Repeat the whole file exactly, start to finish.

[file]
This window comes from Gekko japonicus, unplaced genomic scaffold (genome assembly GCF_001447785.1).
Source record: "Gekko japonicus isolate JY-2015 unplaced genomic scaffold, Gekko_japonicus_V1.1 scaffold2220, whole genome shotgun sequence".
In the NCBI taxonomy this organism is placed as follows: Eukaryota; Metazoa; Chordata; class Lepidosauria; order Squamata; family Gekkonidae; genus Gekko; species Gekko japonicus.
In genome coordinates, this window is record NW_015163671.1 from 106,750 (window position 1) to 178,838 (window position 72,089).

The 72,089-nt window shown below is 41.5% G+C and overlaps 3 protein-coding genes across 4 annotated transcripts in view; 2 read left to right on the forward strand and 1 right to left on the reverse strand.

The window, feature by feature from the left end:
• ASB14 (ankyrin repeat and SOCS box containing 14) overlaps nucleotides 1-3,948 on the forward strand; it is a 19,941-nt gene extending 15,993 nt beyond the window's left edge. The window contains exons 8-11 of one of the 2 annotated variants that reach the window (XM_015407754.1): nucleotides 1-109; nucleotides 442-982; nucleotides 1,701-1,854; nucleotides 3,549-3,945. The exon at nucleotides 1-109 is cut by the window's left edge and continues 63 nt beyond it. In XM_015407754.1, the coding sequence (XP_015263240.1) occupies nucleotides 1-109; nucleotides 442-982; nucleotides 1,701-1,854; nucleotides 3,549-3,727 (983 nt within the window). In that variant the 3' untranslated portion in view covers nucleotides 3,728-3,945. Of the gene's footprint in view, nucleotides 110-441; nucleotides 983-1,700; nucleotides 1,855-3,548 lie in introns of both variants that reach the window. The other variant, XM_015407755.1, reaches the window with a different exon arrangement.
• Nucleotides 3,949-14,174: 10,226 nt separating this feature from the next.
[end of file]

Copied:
This window comes from Gekko japonicus, unplaced genomic scaffold (genome assembly GCF_001447785.1).
Source record: "Gekko japonicus isolate JY-2015 unplaced genomic scaffold, Gekko_japonicus_V1.1 scaffold2220, whole genome shotgun sequence".
In the NCBI taxonomy this organism is placed as follows: Eukaryota; Metazoa; Chordata; class Lepidosauria; order Squamata; family Gekkonidae; genus Gekko; species Gekko japonicus.
In genome coordinates, this window is record NW_015163671.1 from 106,750 (window position 1) to 178,838 (window position 72,089).

The 72,089-nt window shown below is 41.5% G+C and overlaps 3 protein-coding genes across 4 annotated transcripts in view; 2 read left to right on the forward strand and 1 right to left on the reverse strand.

The window, feature by feature from the left end:
• ASB14 (ankyrin repeat and SOCS box containing 14) overlaps nucleotides 1-3,948 on the forward strand; it is a 19,941-nt gene extending 15,993 nt beyond the window's left edge. The window contains exons 8-11 of one of the 2 annotated variants that reach the window (XM_015407754.1): nucleotides 1-109; nucleotides 442-982; nucleotides 1,701-1,854; nucleotides 3,549-3,945. The exon at nucleotides 1-109 is cut by the window's left edge and continues 63 nt beyond it. In XM_015407754.1, the coding sequence (XP_015263240.1) occupies nucleotides 1-109; nucleotides 442-982; nucleotides 1,701-1,854; nucleotides 3,549-3,727 (983 nt within the window). In that variant the 3' untranslated portion in view covers nucleotides 3,728-3,945. Of the gene's footprint in view, nucleotides 110-441; nucleotides 983-1,700; nucleotides 1,855-3,548 lie in introns of both variants that reach the window. The other variant, XM_015407755.1, reaches the window with a different exon arrangement.
• Nucleotides 3,949-14,174: 10,226 nt separating this feature from the next.